Having failed to make mortgage payments on it for more than five years, former Jefferson Parish President Aaron Broussard and his ex-wife are facing foreclosure on a home they own in Kenner.

Broussard and Karen Parker took on a $417,000 mortgage in June 2007 for a three-bedroom, four-bath home at the western end of West Esplanade Avenue, where it meets the canal levee at the edge of the parish. Court records show they owe $405,000.

They have missed every payment since shortly before Broussard resigned as parish president in early 2010, in the middle of a federal corruption investigation that ultimately landed him behind bars, records show.

The home, now assessed at more than $595,000, has been put up for sale a few times without attracting a buyer.

It sits in a relatively upscale neighborhood of well-kept homes and manicured lawns. However, it is showing some signs of blight, with some decorative shutters rotted away and an outside electrical box that appears to have been disconnected long ago.

It’s unclear why the foreclosure has not happened sooner, but the mortgage has passed from one entity to another in the years since Broussard ran into legal trouble.

It originally was held by Countrywide Financial Corp., which was bought by Bank of America Corp. in 2008. A Bank of America subsidiary moved to foreclose on the property in 2010 but then withdrew the case. Finally, the mortgage was transferred to Fannie Mae, which initiated foreclosure in 24th Judicial District Court in Gretna this week. The case was assigned to Judge Scott Schlegel.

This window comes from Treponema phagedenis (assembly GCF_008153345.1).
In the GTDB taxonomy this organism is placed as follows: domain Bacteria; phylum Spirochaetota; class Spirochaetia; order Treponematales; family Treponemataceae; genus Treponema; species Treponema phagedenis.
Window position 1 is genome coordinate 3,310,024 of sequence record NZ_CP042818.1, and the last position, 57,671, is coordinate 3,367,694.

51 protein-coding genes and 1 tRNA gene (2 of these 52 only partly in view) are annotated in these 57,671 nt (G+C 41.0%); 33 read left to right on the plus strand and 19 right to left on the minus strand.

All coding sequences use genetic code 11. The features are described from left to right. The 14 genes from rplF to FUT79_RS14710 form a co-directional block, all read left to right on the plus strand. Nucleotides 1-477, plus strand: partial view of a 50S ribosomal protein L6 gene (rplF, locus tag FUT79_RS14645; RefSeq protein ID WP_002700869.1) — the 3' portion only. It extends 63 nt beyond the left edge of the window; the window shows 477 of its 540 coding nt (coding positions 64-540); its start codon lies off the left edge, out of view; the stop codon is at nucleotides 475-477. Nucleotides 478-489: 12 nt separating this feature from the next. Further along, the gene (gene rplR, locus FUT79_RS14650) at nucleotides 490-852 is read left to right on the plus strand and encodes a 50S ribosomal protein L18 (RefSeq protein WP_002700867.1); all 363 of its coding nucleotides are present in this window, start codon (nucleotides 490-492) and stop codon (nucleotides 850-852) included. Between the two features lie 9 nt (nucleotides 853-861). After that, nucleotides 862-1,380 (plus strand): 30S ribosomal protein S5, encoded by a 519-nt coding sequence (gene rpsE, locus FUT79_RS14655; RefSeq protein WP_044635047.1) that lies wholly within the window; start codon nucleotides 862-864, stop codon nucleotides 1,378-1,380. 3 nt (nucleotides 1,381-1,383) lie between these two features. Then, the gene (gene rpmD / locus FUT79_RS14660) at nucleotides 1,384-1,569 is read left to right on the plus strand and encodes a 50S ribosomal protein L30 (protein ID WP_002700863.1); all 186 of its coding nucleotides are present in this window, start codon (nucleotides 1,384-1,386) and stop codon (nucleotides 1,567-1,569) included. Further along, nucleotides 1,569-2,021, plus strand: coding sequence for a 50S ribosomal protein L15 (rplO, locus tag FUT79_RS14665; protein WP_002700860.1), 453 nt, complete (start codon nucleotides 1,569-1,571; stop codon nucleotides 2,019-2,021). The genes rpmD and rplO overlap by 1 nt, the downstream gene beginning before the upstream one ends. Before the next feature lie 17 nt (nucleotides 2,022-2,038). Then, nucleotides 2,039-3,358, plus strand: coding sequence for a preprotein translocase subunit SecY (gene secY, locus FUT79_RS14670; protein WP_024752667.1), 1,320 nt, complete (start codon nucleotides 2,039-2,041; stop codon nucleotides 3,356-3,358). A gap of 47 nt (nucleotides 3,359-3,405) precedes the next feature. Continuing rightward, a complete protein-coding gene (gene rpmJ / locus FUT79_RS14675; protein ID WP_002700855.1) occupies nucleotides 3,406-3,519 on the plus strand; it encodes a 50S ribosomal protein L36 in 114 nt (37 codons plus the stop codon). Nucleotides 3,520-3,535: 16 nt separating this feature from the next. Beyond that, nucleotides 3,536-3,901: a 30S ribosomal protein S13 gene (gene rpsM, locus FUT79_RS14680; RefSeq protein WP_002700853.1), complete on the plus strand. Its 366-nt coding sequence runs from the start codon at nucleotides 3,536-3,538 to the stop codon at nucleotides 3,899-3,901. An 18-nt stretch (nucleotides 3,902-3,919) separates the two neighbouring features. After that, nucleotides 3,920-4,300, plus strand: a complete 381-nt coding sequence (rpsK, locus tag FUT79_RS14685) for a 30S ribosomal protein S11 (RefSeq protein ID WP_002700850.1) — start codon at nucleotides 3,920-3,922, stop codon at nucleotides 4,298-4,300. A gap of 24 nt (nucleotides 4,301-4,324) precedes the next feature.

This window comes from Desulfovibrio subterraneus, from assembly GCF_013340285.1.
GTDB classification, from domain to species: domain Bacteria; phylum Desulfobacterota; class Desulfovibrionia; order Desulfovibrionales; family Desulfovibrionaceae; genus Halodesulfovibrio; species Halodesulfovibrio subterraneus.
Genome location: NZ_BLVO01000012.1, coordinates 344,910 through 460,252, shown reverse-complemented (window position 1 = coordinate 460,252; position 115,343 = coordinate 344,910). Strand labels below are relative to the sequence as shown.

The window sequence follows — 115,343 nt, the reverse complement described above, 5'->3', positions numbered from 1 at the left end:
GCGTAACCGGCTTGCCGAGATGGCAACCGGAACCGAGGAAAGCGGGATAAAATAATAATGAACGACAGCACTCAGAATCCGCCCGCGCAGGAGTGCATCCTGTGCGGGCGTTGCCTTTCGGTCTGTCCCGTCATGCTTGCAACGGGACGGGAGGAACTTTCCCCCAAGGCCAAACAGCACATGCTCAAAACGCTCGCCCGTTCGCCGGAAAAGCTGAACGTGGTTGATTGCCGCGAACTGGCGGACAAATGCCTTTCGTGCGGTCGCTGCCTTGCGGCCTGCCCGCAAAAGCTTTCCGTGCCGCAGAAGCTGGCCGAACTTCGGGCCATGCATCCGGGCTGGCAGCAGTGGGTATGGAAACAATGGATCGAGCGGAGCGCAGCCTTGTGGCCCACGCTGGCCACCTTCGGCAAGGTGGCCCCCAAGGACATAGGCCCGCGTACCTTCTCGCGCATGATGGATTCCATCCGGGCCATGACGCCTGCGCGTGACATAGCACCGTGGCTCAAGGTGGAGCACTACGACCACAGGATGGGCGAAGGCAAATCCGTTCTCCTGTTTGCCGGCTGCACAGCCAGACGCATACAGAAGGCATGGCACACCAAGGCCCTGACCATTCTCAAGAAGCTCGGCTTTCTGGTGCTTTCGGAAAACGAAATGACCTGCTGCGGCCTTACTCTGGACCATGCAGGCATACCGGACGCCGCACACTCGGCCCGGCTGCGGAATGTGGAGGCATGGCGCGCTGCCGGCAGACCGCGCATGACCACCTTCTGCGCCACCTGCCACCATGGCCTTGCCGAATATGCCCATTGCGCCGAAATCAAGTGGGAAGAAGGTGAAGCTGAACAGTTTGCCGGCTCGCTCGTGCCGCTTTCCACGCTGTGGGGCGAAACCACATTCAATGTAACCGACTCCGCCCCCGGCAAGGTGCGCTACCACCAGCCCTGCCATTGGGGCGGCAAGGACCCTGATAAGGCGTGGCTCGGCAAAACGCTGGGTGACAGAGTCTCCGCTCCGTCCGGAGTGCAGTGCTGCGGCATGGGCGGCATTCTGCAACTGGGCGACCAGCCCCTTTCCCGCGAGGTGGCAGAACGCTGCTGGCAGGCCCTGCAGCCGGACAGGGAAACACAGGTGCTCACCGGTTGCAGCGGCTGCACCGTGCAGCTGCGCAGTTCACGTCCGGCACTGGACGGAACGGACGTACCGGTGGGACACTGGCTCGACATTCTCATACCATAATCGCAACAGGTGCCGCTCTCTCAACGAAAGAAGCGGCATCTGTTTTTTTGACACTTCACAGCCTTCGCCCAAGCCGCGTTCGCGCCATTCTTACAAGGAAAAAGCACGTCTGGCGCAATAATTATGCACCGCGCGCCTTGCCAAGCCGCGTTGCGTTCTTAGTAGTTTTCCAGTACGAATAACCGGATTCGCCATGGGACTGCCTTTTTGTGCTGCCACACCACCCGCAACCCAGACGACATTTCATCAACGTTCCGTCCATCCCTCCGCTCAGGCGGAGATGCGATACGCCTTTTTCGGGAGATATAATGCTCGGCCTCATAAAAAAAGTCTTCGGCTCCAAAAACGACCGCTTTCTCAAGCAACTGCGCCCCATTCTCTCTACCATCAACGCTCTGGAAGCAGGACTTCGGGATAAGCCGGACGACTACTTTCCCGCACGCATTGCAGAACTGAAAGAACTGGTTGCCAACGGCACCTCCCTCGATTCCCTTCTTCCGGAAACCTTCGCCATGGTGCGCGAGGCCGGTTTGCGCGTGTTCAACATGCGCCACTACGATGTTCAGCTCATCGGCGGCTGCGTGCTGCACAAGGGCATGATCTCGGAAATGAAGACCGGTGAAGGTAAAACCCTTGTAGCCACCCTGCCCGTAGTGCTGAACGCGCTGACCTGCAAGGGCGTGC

If Broussard and Parker are unable to pay, it will mean a sheriff’s auction for the house.

An attorney representing Fannie Mae did not respond to a message Tuesday.

Trenton Grand, an attorney who often represents property owners in foreclosure proceedings but isn’t involved in this case, said it’s unusual for mortgage companies to wait more than five years before foreclosing on a property.

But he said it’s possible for properties to “fall through the cracks” and that it would have been more common during the financial crisis that devastated companies like Countrywide and Bank of America in the years leading up to Broussard’s imprisonment.

Broussard was sentenced to nearly four years in federal prison after admitting in 2012 that he accepted $66,000 in bribes from a parish contractor and stole $28,000 by arranging a no-show job for Parker.

Broussard, who was parish president for six years and divorced Parker in 2009, now lives at a New Orleans halfway house ahead of a Sept. 5 scheduled release date.

He is working for a group that organizes Bible study sessions and prayer meals, frequently headlined by local sports and political figures.